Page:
Time to End One-Man Rule
Minnesota’s Constitution establishes a republican form of government in which legislative power resides exclusively in the House and Senate. The powers of the Governor are enumerated in Article V of the state’s Constitution. Issuance of executive orders is not one of the Governor’s enumerated powers.
Beginning in 1951, Minnesota’s Legislature has empowered the Governor to declare emergencies and to issue orders, as specified in Minn. Stat. Sec. 12.21, in response to such emergencies. These powers were conferred on the Governor because emergencies–floods, tornadoes, and so on–can require immediate action. The executive is inherently able act faster than the legislature, and in any event, Minnesota’s House and Senate are usually not in session and therefore not in a position to act promptly in response to a natural disaster or other emergency.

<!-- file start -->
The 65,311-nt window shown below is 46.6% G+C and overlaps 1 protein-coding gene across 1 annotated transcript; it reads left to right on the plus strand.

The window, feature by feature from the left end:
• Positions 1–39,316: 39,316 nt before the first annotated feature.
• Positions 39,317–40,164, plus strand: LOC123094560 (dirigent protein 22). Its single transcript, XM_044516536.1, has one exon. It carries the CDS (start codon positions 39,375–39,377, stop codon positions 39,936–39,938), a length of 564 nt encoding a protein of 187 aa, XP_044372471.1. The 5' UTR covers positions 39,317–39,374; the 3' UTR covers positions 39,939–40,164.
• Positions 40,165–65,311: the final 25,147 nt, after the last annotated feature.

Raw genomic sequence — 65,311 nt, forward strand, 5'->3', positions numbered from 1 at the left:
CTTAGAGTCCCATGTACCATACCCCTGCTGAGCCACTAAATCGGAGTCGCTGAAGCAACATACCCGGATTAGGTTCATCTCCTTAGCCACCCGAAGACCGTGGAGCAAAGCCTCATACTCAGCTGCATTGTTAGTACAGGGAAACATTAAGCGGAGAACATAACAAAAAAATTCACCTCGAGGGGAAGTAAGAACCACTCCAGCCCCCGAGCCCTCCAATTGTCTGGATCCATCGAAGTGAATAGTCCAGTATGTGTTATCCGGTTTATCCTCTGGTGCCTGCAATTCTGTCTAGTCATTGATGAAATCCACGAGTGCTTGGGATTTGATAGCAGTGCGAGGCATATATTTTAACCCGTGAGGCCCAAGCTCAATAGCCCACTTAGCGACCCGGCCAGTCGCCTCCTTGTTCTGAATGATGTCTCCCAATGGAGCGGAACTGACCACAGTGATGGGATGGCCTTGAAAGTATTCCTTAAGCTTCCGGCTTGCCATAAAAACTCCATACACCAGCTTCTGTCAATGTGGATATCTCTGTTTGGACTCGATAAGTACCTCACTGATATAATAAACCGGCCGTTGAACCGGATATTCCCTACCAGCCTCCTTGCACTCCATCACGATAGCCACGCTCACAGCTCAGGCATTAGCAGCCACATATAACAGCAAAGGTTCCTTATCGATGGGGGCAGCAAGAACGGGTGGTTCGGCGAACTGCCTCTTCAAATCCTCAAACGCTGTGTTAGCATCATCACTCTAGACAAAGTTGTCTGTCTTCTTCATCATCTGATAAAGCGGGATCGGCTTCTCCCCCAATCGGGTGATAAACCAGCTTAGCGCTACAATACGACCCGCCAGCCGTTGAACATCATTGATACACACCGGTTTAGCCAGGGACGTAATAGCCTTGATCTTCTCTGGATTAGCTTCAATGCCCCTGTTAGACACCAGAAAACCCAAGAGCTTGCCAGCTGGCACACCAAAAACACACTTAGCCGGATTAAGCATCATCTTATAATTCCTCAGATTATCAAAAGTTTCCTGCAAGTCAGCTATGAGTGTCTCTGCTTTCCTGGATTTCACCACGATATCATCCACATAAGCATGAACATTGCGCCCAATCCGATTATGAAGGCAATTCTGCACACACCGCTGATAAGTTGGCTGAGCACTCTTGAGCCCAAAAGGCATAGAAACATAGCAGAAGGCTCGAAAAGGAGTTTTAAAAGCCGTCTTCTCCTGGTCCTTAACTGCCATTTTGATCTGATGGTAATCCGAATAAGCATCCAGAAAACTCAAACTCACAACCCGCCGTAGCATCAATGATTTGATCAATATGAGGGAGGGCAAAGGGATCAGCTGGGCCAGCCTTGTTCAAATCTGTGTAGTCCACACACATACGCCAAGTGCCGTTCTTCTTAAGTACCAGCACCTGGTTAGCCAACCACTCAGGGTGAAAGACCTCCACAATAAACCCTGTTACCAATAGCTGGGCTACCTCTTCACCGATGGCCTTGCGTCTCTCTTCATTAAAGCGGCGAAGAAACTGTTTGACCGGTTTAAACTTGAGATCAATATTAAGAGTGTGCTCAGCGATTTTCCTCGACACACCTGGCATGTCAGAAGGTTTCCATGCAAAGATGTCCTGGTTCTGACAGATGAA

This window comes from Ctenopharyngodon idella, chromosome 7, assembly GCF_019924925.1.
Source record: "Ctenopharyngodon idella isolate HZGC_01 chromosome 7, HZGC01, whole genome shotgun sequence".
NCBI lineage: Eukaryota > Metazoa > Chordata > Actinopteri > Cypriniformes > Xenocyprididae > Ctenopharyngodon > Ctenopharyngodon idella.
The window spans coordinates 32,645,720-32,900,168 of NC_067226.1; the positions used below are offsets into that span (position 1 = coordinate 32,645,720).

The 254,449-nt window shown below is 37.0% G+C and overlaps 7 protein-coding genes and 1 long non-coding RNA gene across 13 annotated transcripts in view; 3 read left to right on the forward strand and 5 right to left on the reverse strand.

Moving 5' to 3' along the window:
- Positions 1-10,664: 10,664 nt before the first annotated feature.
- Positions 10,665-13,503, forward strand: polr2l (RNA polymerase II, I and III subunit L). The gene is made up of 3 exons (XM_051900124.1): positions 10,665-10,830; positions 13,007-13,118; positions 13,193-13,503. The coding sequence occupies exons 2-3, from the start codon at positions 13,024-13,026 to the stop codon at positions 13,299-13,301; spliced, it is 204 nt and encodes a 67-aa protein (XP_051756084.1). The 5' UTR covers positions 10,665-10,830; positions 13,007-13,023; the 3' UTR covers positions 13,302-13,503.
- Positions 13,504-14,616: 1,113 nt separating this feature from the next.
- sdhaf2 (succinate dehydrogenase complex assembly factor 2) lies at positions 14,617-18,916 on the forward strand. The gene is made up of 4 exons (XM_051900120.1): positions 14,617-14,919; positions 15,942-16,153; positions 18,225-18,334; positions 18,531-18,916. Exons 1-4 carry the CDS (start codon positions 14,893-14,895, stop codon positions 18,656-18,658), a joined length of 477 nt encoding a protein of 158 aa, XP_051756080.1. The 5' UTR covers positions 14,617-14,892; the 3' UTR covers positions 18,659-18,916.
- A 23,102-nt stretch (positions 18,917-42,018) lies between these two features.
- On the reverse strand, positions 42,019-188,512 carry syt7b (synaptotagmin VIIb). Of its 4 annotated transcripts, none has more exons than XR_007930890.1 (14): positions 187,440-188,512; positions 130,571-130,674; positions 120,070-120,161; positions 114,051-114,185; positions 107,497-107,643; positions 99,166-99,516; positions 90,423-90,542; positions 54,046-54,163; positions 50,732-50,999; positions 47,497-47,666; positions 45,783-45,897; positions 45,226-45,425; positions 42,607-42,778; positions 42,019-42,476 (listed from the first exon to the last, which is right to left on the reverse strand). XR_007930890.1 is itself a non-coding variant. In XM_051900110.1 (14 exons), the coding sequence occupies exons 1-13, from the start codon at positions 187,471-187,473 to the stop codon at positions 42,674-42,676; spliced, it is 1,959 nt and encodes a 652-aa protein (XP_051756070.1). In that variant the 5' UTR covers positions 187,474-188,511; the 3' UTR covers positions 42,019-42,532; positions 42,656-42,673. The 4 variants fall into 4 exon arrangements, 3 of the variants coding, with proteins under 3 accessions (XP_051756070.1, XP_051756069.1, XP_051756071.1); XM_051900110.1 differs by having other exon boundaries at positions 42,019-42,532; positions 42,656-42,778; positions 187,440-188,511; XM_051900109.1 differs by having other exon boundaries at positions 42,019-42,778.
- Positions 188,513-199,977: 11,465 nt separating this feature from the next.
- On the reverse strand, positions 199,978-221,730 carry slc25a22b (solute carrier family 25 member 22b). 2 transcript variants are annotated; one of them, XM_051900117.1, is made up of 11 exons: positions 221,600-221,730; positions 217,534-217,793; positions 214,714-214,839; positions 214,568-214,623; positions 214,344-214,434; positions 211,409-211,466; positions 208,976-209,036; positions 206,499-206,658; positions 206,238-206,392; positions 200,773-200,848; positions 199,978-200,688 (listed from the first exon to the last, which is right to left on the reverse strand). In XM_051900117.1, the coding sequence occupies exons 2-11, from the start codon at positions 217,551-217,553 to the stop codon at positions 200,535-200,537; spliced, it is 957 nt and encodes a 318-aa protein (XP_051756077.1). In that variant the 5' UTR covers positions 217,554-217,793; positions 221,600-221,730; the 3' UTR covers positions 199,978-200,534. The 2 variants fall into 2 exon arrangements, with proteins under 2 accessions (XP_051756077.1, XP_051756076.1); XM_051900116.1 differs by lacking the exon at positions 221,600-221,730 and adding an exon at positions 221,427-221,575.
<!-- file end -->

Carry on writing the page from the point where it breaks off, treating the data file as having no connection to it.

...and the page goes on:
Neither Minnesota’s Constitution nor Chapter 12 of the Minnesota Statutes contemplates that a Governor will declare a permanent emergency and claim dictatorial statewide powers–in effect, martial law–as a result. Once an initial emergency has passed, it is the legislature, not the Governor, that has the constitutional authority to determine public policy.
Minnesota’s Governor Tim Walz declared an emergency in response to the COVID-19 epidemic on March 13, 2020. The Governor’s subsequent orders have been breathtakingly broad, literally requiring all Minnesotans to remain in their homes except as permitted by their self-appointed ruler to engage in normal activities. The alleged “emergency” declared on March 13 continues, even though COVID currently accounts for nowhere near 10 percent of all hospitalizations in the state.
As of this writing, Minnesota has been held hostage to Governor Walz’s one-man rule for 224 days. This is an outrageous abuse of the Governor’s powers under Section 12.21. Minnesota’s Constitution was never intended to allow one-man rule, indefinitely. The state of “emergency” under which Minnesota has labored for more than seven months must end. Now.